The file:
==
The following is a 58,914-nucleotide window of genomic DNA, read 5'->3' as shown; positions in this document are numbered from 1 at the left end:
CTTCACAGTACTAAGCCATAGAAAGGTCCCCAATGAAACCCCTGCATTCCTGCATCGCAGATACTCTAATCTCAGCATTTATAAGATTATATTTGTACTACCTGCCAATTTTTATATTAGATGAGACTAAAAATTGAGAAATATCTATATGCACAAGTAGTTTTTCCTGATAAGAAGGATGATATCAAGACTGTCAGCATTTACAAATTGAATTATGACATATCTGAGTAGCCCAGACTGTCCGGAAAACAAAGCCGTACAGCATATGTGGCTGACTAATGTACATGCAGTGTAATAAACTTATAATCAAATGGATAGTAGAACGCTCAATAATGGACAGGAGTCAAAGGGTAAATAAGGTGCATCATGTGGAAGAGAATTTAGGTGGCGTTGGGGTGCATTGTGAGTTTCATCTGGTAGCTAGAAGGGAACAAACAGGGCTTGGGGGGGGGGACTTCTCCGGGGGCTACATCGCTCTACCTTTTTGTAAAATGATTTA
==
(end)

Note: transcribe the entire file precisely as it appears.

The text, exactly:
The following is a 58,914-nucleotide window of genomic DNA, read 5'->3' as shown; positions in this document are numbered from 1 at the left end:
CTTCACAGTACTAAGCCATAGAAAGGTCCCCAATGAAACCCCTGCATTCCTGCATCGCAGATACTCTAATCTCAGCATTTATAAGATTATATTTGTACTACCTGCCAATTTTTATATTAGATGAGACTAAAAATTGAGAAATATCTATATGCACAAGTAGTTTTTCCTGATAAGAAGGATGATATCAAGACTGTCAGCATTTACAAATTGAATTATGACATATCTGAGTAGCCCAGACTGTCCGGAAAACAAAGCCGTACAGCATATGTGGCTGACTAATGTACATGCAGTGTAATAAACTTATAATCAAATGGATAGTAGAACGCTCAATAATGGACAGGAGTCAAAGGGTAAATAAGGTGCATCATGTGGAAGAGAATTTAGGTGGCGTTGGGGTGCATTGTGAGTTTCATCTGGTAGCTAGAAGGGAACAAACAGGGCTTGGGGGGGGGGACTTCTCCGGGGGCTACATCGCTCTACCTTTTTGTAAAATGATTTA